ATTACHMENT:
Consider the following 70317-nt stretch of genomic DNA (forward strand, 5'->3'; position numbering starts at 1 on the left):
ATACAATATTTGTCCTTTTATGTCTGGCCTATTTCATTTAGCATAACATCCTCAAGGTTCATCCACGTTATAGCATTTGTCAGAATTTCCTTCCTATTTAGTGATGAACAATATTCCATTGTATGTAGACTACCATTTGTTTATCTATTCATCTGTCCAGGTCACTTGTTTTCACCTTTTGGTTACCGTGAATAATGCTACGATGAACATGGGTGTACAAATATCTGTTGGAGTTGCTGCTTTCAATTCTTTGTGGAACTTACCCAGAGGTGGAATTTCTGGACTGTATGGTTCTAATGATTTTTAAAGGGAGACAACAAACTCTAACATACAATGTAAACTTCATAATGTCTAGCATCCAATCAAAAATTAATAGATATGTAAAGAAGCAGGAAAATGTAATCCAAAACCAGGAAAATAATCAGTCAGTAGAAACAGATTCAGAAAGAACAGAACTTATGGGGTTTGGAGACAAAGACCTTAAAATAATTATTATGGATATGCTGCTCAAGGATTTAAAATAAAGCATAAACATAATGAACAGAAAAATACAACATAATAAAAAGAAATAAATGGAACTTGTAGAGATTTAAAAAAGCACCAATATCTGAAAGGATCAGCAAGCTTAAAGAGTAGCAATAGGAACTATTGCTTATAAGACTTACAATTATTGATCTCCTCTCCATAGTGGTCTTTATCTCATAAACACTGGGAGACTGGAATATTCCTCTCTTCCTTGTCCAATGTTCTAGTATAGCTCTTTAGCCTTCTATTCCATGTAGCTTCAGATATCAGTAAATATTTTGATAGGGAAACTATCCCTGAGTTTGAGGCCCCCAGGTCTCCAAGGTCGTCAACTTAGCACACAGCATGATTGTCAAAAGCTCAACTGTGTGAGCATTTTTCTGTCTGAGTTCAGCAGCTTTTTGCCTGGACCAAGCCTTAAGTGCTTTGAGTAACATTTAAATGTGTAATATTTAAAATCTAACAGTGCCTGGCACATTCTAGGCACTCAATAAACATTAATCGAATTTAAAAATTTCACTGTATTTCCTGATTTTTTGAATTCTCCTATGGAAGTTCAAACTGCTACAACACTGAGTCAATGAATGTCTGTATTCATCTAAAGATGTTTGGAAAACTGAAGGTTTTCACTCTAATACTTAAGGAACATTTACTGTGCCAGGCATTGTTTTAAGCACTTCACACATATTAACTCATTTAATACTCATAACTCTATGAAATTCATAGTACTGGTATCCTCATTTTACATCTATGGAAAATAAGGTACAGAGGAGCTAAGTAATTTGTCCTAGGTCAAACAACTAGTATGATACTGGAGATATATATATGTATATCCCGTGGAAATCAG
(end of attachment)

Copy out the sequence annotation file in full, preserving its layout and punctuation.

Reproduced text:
Consider the following 70317-nt stretch of genomic DNA (forward strand, 5'->3'; position numbering starts at 1 on the left):
ATACAATATTTGTCCTTTTATGTCTGGCCTATTTCATTTAGCATAACATCCTCAAGGTTCATCCACGTTATAGCATTTGTCAGAATTTCCTTCCTATTTAGTGATGAACAATATTCCATTGTATGTAGACTACCATTTGTTTATCTATTCATCTGTCCAGGTCACTTGTTTTCACCTTTTGGTTACCGTGAATAATGCTACGATGAACATGGGTGTACAAATATCTGTTGGAGTTGCTGCTTTCAATTCTTTGTGGAACTTACCCAGAGGTGGAATTTCTGGACTGTATGGTTCTAATGATTTTTAAAGGGAGACAACAAACTCTAACATACAATGTAAACTTCATAATGTCTAGCATCCAATCAAAAATTAATAGATATGTAAAGAAGCAGGAAAATGTAATCCAAAACCAGGAAAATAATCAGTCAGTAGAAACAGATTCAGAAAGAACAGAACTTATGGGGTTTGGAGACAAAGACCTTAAAATAATTATTATGGATATGCTGCTCAAGGATTTAAAATAAAGCATAAACATAATGAACAGAAAAATACAACATAATAAAAAGAAATAAATGGAACTTGTAGAGATTTAAAAAAGCACCAATATCTGAAAGGATCAGCAAGCTTAAAGAGTAGCAATAGGAACTATTGCTTATAAGACTTACAATTATTGATCTCCTCTCCATAGTGGTCTTTATCTCATAAACACTGGGAGACTGGAATATTCCTCTCTTCCTTGTCCAATGTTCTAGTATAGCTCTTTAGCCTTCTATTCCATGTAGCTTCAGATATCAGTAAATATTTTGATAGGGAAACTATCCCTGAGTTTGAGGCCCCCAGGTCTCCAAGGTCGTCAACTTAGCACACAGCATGATTGTCAAAAGCTCAACTGTGTGAGCATTTTTCTGTCTGAGTTCAGCAGCTTTTTGCCTGGACCAAGCCTTAAGTGCTTTGAGTAACATTTAAATGTGTAATATTTAAAATCTAACAGTGCCTGGCACATTCTAGGCACTCAATAAACATTAATCGAATTTAAAAATTTCACTGTATTTCCTGATTTTTTGAATTCTCCTATGGAAGTTCAAACTGCTACAACACTGAGTCAATGAATGTCTGTATTCATCTAAAGATGTTTGGAAAACTGAAGGTTTTCACTCTAATACTTAAGGAACATTTACTGTGCCAGGCATTGTTTTAAGCACTTCACACATATTAACTCATTTAATACTCATAACTCTATGAAATTCATAGTACTGGTATCCTCATTTTACATCTATGGAAAATAAGGTACAGAGGAGCTAAGTAATTTGTCCTAGGTCAAACAACTAGTATGATACTGGAGATATATATATGTATATCCCGTGGAAATCAG